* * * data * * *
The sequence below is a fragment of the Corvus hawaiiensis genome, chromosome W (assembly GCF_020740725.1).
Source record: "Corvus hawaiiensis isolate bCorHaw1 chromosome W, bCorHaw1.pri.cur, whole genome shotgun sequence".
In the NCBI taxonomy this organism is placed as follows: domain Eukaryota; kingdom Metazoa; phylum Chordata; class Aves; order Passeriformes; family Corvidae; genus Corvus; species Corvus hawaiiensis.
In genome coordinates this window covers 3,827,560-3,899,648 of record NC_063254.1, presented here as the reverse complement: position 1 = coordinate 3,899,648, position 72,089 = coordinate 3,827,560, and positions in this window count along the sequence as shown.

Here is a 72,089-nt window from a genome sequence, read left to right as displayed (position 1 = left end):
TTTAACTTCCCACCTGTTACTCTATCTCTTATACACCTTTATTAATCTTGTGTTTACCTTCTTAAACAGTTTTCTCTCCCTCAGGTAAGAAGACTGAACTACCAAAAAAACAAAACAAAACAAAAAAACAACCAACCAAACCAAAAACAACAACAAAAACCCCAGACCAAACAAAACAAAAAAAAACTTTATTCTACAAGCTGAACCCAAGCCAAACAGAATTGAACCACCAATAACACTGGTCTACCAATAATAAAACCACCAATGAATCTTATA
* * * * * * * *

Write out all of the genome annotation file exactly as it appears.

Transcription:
The sequence below is a fragment of the Corvus hawaiiensis genome, chromosome W (assembly GCF_020740725.1).
Source record: "Corvus hawaiiensis isolate bCorHaw1 chromosome W, bCorHaw1.pri.cur, whole genome shotgun sequence".
In the NCBI taxonomy this organism is placed as follows: domain Eukaryota; kingdom Metazoa; phylum Chordata; class Aves; order Passeriformes; family Corvidae; genus Corvus; species Corvus hawaiiensis.
In genome coordinates this window covers 3,827,560-3,899,648 of record NC_063254.1, presented here as the reverse complement: position 1 = coordinate 3,899,648, position 72,089 = coordinate 3,827,560, and positions in this window count along the sequence as shown.

Here is a 72,089-nt window from a genome sequence, read left to right as displayed (position 1 = left end):
TTTAACTTCCCACCTGTTACTCTATCTCTTATACACCTTTATTAATCTTGTGTTTACCTTCTTAAACAGTTTTCTCTCCCTCAGGTAAGAAGACTGAACTACCAAAAAAACAAAACAAAACAAAAAAACAACCAACCAAACCAAAAACAACAACAAAAACCCCAGACCAAACAAAACAAAAAAAAACTTTATTCTACAAGCTGAACCCAAGCCAAACAGAATTGAACCACCAATAACACTGGTCTACCAATAATAAAACCACCAATGAATCTTATA